Tue, May

Gloria Molina, Los Angeles Leader and Public Servant Has Died


PASSING OF A LEGEND - The League of United Latin American Citizens (LULAC) is saddened to announce the passing of a great Latina political leader and friend of LULAC, Gloria Molina. Gloria passed away Sunday evening at her home in Los Angeles, the city she loved and served for over five decades. She was 74 years old.

Domingo Garcia, LULAC National President, stated, "We have lost a great champion of social justice and a tireless advocate for Jose y Maria. I was privileged to have known her and worked alongside Gloria on many battles for labor equity and equality for our people. Also, she was a staunch and unrelenting force for Latinos on issues that included access to housing, health services, investment in Latino barrios, and representation in the halls of power."

Gloria Molina was the oldest of ten children and the daughter of Mexican parents. She was born in Pico Rivera, and her commitment to public service began at a young age. She served in the White House in the 1970s during the Jimmy Carter administration, and when she returned home, she never left public service.

Gloria was elected to the California State Assembly in the 1980s for five years. She went on to win the Los Angeles City Council election in 1986, representing a district that included East Los Angeles and parts of the San Fernando Valley. These were two of the city's poorest areas economically but with a rich cultural vibrancy. Where others saw only poverty, Gloria Molina saw potential.

In 1990, Molina won a seat on the Los Angeles County Board of Supervisors and stayed through 2014. She represented more than two million people as the first Latina on the five-person county supervisorial panel, a job more significant than that of many of the nation's mayors. Gloria was known for her steel temperament, incisive questions, and eloquent oratory. She was a political ally many sought and a political foe her opponents feared.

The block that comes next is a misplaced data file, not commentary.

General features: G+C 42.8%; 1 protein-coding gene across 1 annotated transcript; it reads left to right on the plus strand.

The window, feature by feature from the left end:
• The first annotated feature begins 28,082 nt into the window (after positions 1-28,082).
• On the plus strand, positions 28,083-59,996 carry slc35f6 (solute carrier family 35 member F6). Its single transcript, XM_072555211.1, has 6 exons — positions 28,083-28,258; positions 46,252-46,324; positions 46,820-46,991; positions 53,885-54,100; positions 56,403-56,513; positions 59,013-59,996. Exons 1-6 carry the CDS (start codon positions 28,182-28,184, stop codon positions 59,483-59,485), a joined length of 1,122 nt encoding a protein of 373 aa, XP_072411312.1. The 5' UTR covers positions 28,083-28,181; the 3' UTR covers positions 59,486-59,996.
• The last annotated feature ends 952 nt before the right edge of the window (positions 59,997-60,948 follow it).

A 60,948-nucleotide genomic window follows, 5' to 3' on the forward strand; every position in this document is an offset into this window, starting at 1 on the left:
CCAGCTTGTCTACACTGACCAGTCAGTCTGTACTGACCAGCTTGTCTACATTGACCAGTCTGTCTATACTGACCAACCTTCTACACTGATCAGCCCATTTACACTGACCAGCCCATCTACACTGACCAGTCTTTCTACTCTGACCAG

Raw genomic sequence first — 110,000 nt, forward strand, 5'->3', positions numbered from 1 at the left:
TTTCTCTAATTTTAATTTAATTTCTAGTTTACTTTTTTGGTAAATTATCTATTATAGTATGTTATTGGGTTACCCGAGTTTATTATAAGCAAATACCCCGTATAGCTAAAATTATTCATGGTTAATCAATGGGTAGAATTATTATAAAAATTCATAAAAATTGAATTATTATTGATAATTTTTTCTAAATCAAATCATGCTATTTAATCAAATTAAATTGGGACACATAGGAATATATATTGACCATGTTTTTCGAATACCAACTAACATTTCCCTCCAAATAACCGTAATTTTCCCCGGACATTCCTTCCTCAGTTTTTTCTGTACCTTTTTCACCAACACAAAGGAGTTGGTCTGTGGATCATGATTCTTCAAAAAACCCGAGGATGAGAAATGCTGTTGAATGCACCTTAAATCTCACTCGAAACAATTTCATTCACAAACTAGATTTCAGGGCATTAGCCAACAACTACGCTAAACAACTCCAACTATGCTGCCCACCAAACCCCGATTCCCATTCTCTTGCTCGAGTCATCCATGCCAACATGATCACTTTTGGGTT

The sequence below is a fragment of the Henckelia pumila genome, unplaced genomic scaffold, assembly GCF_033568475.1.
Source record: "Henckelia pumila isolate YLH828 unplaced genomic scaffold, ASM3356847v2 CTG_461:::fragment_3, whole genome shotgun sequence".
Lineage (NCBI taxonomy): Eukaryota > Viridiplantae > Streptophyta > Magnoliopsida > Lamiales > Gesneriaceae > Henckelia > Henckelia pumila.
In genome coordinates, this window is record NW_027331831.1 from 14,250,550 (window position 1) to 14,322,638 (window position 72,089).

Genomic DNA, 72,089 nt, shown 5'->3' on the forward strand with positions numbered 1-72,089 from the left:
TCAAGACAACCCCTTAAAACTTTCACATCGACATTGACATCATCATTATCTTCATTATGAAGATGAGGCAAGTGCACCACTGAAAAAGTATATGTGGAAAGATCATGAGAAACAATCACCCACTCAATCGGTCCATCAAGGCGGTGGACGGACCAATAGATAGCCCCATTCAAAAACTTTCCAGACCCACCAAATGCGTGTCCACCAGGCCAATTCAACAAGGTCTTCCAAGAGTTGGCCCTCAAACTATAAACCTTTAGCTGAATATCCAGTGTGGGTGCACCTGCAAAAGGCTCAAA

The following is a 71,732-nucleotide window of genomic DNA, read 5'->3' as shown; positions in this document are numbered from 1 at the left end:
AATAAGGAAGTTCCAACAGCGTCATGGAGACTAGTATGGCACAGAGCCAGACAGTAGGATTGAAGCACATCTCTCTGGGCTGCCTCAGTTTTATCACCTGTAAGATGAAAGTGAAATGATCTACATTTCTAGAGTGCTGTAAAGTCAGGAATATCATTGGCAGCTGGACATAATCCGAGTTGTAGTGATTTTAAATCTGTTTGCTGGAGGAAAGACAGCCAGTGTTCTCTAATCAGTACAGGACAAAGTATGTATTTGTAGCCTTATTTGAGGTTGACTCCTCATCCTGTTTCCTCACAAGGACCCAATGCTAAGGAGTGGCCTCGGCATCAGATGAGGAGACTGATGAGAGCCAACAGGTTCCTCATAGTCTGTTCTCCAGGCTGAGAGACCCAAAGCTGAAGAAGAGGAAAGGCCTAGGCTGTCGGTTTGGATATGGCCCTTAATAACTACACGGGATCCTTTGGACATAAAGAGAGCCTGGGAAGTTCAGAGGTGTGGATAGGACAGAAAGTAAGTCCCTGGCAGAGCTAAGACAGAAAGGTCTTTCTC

Throughout her career, Gloria Molina fought tirelessly for the Latino community, advocating for labor equity, housing, health services, investment in Latino barrios, and representation in the halls of power. Her campaigns ignited the imagination and support of Latinos nationally, and her legacy will continue to inspire future generations.

"LULAC honors Gloria Molina for her service, spirit, and dedication to the community she loved," says Garcia. "Gloria was a trailblazer, a leader, and a friend to many. She gave without measure to the community that she loved, and we loved her. Her legacy will live on through the countless lives she touched and the positive change she created," he added.

As we mourn the passing of Gloria Molina, we celebrate her life of service well-lived. May she rest in power, knowing that her impact on the Latino community and the broader society will be felt long into the future. LULAC extends its condolences to Gloria Molina's family and loved ones during this difficult time. We share in their loss and honor the legacy of a great Latina political leader and friend of LULAC. 

(The League of United Latin American Citizens (LULAC) is the nation's largest and oldest Hispanic civil rights volunteer-based organization that empowers Hispanic Americans and builds strong Latino communities. Headquartered in Washington, DC, with 1,000 councils around the United States and Puerto Rico, LULAC's programs, services, and advocacy address the most important issues for Latinos, meeting the critical needs of today and the future. For more information, visit https://lulac.org/) 

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